Effects of Open Access. Literature study on empirical research 2010–2021

Authors : David Hopf, Sarah Dellmann, Christian Hauschke, Marco Tullney

Open access — the free availability of scholarly publications — intuitively offers many benefits. At the same time, some academics, university administrators, publishers, and political decision-makers express reservations. Many empirical studies on the effects of open access have been published in the last decade. This report provides an overview of the state of research from 2010 to 2021.

The empirical results on the effects of open access help to determine the advantages and disadvantages of open access and serve as a knowledge base for academics, publishers, research funding and research performing institutions, and policy makers.

This overview of current findings can inform decisions about open access and publishing strategies. In addition, this report identifies aspects of the impact of open access that are potentially highly relevant but have not yet been sufficiently studied.

URL : Effects of Open Access. Literature study on empirical research 2010–2021

DOI : https://doi.org/10.34657/13648

Academic Integrity and Artificial Intelligence in Higher Education (HE) Contexts: A Rapid Scoping Review

Authors : Beatriz Antonieta Moya, Sarah Elaine Eaton, Helen Pethrick, K. Alix Hayden, Robert Brennan, Jason Wiens, Brenda McDermott

Artificial Intelligence (AI) developments challenge higher education institutions’ teaching, learning, assessment, and research practices. To contribute timely and evidence-based recommendations for upholding academic integrity, we conducted a rapid scoping review focusing on what is known about academic integrity and AI in higher education. We followed the Updated Reviewer Manual for Scoping Reviews from the Joanna Briggs Institute (JBI) and the Preferred Reporting Items for Systematic reviews Meta-Analysis for Scoping Reviews (PRISMA-ScR) reporting standards.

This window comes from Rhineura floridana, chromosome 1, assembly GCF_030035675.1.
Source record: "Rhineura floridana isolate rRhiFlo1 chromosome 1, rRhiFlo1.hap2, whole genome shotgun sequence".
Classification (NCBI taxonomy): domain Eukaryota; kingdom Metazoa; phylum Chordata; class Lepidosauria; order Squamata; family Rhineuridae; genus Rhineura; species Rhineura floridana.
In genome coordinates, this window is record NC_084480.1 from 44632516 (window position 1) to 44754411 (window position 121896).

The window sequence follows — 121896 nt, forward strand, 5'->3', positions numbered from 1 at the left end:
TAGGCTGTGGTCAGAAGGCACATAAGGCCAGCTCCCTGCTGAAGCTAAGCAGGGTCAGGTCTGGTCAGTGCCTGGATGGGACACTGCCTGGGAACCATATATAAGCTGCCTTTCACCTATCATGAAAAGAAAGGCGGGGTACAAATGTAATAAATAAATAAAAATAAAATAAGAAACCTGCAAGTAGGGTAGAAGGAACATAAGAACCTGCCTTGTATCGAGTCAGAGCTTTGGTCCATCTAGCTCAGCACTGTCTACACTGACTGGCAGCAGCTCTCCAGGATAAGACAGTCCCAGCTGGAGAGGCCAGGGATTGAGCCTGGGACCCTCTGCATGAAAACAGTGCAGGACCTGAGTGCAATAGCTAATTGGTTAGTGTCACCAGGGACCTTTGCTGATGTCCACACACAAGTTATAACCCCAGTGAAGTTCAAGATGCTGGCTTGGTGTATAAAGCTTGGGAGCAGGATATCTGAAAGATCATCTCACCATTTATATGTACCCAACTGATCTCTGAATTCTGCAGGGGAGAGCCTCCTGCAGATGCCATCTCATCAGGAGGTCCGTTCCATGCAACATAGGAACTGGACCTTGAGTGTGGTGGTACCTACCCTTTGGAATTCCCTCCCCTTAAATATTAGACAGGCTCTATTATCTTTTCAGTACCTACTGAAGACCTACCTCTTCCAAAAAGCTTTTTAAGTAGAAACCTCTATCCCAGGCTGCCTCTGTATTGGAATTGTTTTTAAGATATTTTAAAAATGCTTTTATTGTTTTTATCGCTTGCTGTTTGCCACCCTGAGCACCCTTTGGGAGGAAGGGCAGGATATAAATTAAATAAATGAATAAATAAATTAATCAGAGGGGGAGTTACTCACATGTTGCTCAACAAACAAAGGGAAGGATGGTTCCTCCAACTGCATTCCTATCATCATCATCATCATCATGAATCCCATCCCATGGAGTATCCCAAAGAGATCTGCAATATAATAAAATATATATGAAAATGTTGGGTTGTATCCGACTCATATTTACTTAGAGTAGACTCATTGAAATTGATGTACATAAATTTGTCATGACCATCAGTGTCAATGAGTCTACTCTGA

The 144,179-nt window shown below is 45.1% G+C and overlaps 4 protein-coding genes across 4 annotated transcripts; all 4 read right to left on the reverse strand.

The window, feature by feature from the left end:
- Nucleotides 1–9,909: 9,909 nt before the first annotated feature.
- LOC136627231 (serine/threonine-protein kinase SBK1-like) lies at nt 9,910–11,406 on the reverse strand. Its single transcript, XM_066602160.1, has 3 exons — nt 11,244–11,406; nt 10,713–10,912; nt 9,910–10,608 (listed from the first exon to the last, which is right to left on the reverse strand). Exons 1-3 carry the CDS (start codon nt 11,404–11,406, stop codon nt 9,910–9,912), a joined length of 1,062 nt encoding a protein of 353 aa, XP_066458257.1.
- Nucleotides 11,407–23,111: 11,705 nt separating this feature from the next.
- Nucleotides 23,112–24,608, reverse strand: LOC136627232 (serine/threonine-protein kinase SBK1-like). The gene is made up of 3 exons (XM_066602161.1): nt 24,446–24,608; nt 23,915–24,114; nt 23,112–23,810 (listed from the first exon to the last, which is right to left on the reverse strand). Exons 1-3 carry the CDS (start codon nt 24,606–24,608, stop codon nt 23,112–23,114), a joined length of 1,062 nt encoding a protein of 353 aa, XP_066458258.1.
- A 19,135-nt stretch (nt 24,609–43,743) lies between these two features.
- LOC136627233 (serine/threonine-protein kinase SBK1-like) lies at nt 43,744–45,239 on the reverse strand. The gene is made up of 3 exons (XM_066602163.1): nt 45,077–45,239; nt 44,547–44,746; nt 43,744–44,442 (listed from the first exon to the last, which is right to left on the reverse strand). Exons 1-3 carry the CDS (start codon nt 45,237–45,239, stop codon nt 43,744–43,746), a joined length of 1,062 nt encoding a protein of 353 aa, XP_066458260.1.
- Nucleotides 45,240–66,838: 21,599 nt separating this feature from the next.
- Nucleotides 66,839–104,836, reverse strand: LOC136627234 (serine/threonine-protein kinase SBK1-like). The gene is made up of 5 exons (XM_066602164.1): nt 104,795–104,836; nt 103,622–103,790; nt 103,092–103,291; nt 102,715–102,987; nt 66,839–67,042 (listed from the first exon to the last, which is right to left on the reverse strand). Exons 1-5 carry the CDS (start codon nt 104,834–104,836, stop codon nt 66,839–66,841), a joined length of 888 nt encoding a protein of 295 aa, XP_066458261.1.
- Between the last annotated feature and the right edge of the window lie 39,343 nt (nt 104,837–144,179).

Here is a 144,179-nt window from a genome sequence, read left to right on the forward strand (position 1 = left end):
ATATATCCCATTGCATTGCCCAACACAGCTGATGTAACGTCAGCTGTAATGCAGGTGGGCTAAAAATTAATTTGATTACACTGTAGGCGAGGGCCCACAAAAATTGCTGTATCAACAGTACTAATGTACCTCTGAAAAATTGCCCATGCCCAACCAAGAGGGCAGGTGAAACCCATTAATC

Five databases were searched, and the eligibility criteria included higher education stakeholders of any age and gender engaged with AI in the context of academic integrity from 2007 through November 2022 and available in English. The search retrieved 2223 records, of which 14 publications with mixed methods, qualitative, quantitative, randomized controlled trials, and text and opinion studies met the inclusion criteria. The results showed bounded and unbounded ethical implications of AI.

Perspectives included: AI for cheating; AI as legitimate support; an equity, diversity, and inclusion lens into AI; and emerging recommendations to tackle AI implications in higher education. The evidence from the sources provides guidance that can inform educational stakeholders in decision-making processes for AI integration, in the analysis of misconduct cases involving AI, and in the exploration of AI as legitimate assistance. Likewise, this rapid scoping review signals key questions for future research, which we explore in our discussion.

URL : Academic Integrity and Artificial Intelligence in Higher Education (HE) Contexts: A Rapid Scoping Review

DOI : https://doi.org/10.55016/ojs/cpai.v7i3.78123

Challenges and strategies for open access in South Africa: A knowledge management approach

Authors : Kwame Kodua-Ntim, Madelein Fombad